• Building capacity and aligning support. This Time, With Feeling makes the point that transformation sometimes begins with adults. In Atlanta, we’ve provided initial and ongoing professional development and rolled out instruction to 65 of our schools with the plan to finish expanding to all 70 of our schools by next year. We are ensuring we have the right talent management strategy in place so we attract the best adults to work with our students and have embarked on a family and community engagement strategy so we are working alongside our community. A tall order for sure, but if these key components are approached systematically and with fidelity, it works.
  • Building towards real academic integration. Each APS school has an SEL team charged with designing SEL implementation at their school—from ensuring that SEL instruction is an explicit part of the master schedule to developing systems for monitoring implementation and providing quality feedback to teachers. It cannot be understated that this commitment to teaching explicit SEL curriculum, something that is recommended in the Aspen report, has a direct impact on academic achievement. Our teachers report that the time spent teaching these core skills is given back to them during the day as they are no longer redirecting student behavior and students are problem solving on their own. At the district level, we are providing ongoing support to schools through the creation of a dedicated SEL department, which is providing much-needed resources such as documents showing the relationships between SEL and academic instruction. Additionally, we have revamped our freshman high school transitions course to have a heavy focus on developing SEL core competencies. These beginning steps are small, but mighty. We are already seeing short-term wins such as increased attendance, increased student and adult engagement, and reduced behavior incidents. Over time, we will see a greater impact on school culture, climate, and student academic success.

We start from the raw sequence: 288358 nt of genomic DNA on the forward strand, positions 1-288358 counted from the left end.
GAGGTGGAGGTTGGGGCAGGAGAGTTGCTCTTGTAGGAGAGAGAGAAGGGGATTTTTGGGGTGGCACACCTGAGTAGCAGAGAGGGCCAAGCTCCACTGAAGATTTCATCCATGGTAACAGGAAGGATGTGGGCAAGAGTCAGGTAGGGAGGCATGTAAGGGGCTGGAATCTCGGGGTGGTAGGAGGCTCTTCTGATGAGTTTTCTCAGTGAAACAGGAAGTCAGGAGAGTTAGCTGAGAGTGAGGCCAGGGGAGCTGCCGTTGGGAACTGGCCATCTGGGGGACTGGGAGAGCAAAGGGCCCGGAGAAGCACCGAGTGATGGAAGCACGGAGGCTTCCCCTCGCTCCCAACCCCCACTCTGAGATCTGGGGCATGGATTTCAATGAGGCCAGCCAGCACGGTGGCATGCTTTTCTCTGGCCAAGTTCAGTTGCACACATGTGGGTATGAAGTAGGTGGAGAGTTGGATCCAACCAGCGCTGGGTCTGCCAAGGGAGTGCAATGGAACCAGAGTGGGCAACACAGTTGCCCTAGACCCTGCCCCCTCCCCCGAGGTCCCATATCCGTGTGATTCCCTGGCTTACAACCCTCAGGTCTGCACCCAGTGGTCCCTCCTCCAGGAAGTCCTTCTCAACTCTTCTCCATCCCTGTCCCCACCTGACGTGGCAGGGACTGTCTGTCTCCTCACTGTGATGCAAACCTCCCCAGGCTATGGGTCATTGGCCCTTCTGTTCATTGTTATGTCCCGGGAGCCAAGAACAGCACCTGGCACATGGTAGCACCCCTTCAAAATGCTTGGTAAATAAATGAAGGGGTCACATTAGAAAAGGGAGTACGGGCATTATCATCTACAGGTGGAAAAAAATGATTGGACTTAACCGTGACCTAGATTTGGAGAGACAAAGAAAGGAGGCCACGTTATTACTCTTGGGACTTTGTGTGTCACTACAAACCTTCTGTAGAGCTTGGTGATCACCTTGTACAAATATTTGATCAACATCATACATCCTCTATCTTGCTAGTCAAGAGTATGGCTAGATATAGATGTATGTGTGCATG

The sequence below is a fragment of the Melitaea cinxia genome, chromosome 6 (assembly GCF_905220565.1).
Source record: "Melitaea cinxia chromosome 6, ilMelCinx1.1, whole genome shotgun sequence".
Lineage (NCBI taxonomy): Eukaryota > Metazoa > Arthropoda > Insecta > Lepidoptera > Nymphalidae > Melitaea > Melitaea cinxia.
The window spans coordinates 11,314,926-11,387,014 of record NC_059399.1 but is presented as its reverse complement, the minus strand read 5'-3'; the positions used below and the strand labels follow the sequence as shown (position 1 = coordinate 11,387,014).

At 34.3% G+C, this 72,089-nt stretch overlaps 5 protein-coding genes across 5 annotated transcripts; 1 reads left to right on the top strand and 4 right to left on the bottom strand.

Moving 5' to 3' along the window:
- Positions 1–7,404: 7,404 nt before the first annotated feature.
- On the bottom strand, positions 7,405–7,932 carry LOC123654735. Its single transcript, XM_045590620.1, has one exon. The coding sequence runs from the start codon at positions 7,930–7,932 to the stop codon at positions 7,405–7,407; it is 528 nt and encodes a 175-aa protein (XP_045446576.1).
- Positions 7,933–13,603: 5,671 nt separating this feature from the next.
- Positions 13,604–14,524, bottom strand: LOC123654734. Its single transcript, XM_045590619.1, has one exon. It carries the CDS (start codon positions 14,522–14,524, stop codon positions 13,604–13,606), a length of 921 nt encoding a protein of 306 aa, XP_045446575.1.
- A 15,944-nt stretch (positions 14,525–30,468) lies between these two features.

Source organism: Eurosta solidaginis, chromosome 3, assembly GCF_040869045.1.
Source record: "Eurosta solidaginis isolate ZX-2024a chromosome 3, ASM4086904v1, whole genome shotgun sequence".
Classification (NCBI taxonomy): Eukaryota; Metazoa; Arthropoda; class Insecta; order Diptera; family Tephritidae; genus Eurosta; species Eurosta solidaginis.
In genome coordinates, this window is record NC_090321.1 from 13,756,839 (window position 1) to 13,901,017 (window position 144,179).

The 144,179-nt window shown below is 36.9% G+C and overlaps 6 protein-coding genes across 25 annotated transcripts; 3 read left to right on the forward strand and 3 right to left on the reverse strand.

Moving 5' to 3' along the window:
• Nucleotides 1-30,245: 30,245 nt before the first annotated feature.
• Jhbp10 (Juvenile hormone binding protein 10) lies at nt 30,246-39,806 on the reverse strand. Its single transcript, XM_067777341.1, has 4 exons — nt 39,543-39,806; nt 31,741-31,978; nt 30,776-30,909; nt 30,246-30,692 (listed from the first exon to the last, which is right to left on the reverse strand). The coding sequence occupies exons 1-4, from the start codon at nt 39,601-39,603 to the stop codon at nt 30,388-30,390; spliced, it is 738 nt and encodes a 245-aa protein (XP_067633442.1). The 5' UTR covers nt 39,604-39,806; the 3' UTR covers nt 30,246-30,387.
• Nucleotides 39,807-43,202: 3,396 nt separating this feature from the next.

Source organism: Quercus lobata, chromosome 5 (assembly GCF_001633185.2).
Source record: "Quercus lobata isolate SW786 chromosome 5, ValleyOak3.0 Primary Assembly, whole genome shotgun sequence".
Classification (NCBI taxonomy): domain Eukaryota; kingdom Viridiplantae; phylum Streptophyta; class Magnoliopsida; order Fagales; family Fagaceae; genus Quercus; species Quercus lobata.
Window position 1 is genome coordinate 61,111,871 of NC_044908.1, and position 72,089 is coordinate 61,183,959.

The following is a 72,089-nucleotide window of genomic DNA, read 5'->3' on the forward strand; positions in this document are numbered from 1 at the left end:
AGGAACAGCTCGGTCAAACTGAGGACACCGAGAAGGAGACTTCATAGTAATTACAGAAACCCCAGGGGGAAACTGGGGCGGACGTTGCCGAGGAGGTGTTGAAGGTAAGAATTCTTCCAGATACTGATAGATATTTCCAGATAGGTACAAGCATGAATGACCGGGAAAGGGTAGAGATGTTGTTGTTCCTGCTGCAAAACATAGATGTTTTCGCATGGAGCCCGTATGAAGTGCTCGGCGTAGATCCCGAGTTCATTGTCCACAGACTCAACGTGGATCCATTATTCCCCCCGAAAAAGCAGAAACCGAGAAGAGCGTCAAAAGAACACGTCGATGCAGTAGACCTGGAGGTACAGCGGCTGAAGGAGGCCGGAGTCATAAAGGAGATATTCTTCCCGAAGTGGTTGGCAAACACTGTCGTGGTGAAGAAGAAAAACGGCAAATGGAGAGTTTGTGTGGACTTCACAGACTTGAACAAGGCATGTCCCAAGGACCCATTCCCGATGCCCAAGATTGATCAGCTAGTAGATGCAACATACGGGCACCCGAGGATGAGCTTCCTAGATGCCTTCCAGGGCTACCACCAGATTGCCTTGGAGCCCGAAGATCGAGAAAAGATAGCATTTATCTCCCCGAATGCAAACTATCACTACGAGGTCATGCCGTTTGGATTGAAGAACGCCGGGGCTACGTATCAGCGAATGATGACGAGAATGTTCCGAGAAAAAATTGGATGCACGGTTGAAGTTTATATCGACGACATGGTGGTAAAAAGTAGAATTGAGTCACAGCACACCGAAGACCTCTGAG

• Championing the work personally while planning for sustainability. The superintendent must truly embrace the work and be seen as the lead driver for SEL in the district. It’s about walking the walk; intimately knowing the work and understanding the research; and regularly communicating the message to the district, community, and stakeholders. You must dive in! At the same time, it’s critical for the current superintendent to intentionally put structures in place to ensure that the next superintendent can seamlessly continue the work. While this certainly involves long-term funding streams and district leadership support, it must also entail creating a foundation of SEL so embedded in the culture of the schools and district that it becomes as essential as the traditional core subjects. That’s the best legacy a superintendent can leave.

Again, there is no set formula for integrating social, emotional, and academic development in the K-12 education experience, although This Time, With Feeling provides sound findings for getting started. Based on my experiences, doing this work well requires a vision, a plan, an implementation strategy, and a process of review and adjustment. And what is crystal clear is that SEL matters for whole child development.

As our colleges and employers demand better social and emotional skills from our children, we must ensure that they have both the smarts and the hearts to navigate, adapt and succeed in our ever-changing global society.

Meria Joel Carstarphen, Ed.D, is superintendent of Atlanta Public Schools. She brings to Atlanta an impressive record in transformative educational leadership that has led to significant student performance gains. Dr. Carstarphen has nearly 20 years of education and experience in diverse, major metropolitan public school districts, including Austin, Texas; Saint Paul, Minn.; and the District of Columbia. In Atlanta, she leads the district’s 52,000 students, 6,300 employees and 98 learning sites and oversees the system’s $1 billion annual budget. Dr. Carstarphen is a member of the National Commission on Social, Emotional, and Academic Development.